Situated in the Spiti sub division of the Lahaul and Spiti district in Himachal Pradesh, the Pin Valley National Park came into being in January 1987. The landscape of the park is desert like and the altitudinal variation, which ranges from 3500 to 6000 mts make it a place ideal for flora and fauna typical of mountainous regions. The park offers its visitors opportunities to spot the rare snow leopard and other highly endangered animal and bird species.
Most of the areas in the park remain inaccessible during winters and the temperature may plummet to as low as minus 32 degrees in Jan-Feb. July and August are the hot months when temperatures may climb to around 30 degrees. The months of April and May are best for observing wildlife when the animals come down to the lower regions of the park.
Flora and Fauna:
The habitat of Nameri is made up of tropical evergreen, Semi-evergreen, moist deciduous forests with cane and bamboo brakes and narrow strips of open grassland along rivers. Grassland comprise of less than 10% of the total area of the park while the semi-evergreen and moist deciduous species dominate the area. Some notable species are Gamari, Titachopa, Amari, Bogipoma, Ajar, Urium poma, Bhelou, Agaru, Rudraksha, Bonjolokia, Hatipolia akhakan, ahollock, Nahor, Siya Nahar, Simul, Bonsum etc. Orchoids include Dendrobium, Cymbidium, Ladies Sleeper etc. Tree Fern,Lianas, creepers are some of the specialties of this forests.
The most prized and most significant finding is the White Winged Wood Duck which has a flourishing population in Nameri confirmed officially in 1995. Till now 315 avian species have been recorded in the Park.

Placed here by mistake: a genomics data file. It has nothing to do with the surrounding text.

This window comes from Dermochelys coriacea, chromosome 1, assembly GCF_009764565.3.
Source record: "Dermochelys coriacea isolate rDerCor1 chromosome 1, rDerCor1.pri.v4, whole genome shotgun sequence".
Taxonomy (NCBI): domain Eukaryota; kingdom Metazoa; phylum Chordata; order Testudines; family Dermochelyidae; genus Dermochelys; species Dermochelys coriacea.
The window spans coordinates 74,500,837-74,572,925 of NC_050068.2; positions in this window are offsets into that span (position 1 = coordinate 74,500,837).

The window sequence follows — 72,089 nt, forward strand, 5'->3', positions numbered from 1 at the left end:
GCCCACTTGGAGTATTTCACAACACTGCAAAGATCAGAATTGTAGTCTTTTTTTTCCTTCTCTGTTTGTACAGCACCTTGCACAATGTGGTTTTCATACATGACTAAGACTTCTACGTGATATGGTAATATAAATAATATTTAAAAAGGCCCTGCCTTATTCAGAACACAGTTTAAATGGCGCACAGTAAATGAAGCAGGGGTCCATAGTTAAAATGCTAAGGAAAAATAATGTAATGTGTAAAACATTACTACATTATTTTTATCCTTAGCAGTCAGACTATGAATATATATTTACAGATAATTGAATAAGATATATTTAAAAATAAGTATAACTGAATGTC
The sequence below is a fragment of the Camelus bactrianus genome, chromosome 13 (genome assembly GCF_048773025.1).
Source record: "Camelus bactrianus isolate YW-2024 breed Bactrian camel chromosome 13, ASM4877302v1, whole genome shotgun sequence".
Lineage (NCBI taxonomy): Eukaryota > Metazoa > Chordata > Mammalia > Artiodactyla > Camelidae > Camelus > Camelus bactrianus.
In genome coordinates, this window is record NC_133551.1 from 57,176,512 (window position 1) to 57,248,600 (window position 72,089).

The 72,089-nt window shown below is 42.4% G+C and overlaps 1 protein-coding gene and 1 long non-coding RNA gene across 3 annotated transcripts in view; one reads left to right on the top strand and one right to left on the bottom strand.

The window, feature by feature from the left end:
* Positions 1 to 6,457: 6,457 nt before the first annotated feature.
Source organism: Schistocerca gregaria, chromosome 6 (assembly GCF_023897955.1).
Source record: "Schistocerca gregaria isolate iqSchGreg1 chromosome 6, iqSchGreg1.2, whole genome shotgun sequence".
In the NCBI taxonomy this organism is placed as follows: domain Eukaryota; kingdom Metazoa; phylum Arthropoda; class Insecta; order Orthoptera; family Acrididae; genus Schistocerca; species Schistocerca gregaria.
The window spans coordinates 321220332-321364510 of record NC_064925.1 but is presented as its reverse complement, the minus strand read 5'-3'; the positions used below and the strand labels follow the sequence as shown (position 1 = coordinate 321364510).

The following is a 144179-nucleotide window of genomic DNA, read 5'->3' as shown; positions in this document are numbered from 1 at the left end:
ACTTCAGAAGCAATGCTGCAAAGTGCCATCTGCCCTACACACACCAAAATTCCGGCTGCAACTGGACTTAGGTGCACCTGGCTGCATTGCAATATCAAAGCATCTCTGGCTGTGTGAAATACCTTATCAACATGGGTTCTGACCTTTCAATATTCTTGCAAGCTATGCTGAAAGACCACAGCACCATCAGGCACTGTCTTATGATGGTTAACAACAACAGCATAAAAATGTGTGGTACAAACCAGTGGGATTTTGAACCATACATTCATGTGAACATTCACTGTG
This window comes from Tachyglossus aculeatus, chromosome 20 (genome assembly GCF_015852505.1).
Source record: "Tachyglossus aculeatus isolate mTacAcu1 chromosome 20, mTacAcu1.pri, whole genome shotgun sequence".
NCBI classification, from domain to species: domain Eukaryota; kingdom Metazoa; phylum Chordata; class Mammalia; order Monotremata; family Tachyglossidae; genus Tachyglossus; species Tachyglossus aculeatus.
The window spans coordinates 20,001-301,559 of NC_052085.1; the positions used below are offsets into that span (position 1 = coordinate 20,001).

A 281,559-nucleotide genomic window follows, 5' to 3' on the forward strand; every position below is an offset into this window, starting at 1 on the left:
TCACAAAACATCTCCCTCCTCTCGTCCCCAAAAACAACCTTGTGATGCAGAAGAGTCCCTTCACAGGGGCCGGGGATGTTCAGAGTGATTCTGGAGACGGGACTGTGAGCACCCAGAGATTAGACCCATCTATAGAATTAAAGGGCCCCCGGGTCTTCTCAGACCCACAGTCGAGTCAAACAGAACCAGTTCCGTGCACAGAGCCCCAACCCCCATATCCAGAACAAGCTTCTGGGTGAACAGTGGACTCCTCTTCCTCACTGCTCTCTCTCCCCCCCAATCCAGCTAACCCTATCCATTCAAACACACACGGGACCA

Major Wildlife Attractions:
Because of the harsh climatic conditions, the park has sparse vegetation with Herbaceous and shrub growth dominating the flora. More than 400 species of plants are believed to be found in the area which also include some rare medicinal plants. The amazing view of white flower covered valleys in summer is a spectacle worth watching.
The park presents excellent opportunities for bird lovers owing to the thin vegetation and the sparse forest cover. Some of the commonly seen birds in and around the area include goldfinch, gold-fronted finch, brahminy myna, grey wagtail, yellow headed wagtail, yellow billed chough, horned lark and Himalayan griffon.
The park is home to mammals like the Ibex, Bharal, Snow Leopard, Red Fox, Tibetan Wolf, Marmot and Woolly Hare.
The park has several trekking routes while there are no motorable roads. The only way to explore the park is on foot. Take a trek to the pastures where you may be rewarded with a rare sighting of the Ibex or the Blue Sheep. There are various trekking routes available ranging from the difficult ones to the easy for the ‘not so fit’ people. The Mikim-Debsa walk is a moderate rated trek while the Pin Parvati trek is a difficult one suited for trained trekkers.
Best Time to Visit:
Late March to June (Most of the areas in the park are inaccessible during winters)
How to Get there:
Air: Jubbarhatti airport near Shimla is the nearest airport.
Rail: Kalka is the nearest railhead with a broad gauge rail line, well connected by daily trains.
Road: The route from Shimla is NH22 to Sumdo via Narkanda, Rampur Bushehr, Wangtu, Karchham, Spello, Pooh, Yangthang and Chango. From there, follow the state highway to Atargu via Tabo and Poh, from where a link road leads to Mudh village via Mikim. The route from Manali is through the state highway to Atargu via Kothi, Rohtang Pass, Gramphoo, Batal, Losar, Rangrik and Kaza. From here, take the link road to Mudh village.
General Info / Tips:
Indian nationals do not need a permit for visiting the area while foreign tourists can easily obtain a permit
from Kaza or Rekong Peo.
Entry to the park is free.
All the trekking routes in the park are at high altitudes of over 3600 mts. Choose the one that suits your physical condition.
To acclimatise to the conditions, it is advisable to break journey at towns like Shimla.
Himachal Pradesh, India
Lahaul and Spiti, Kaza
Ibex, Snow Leopard, Blue Sheep, Tibetan Wolf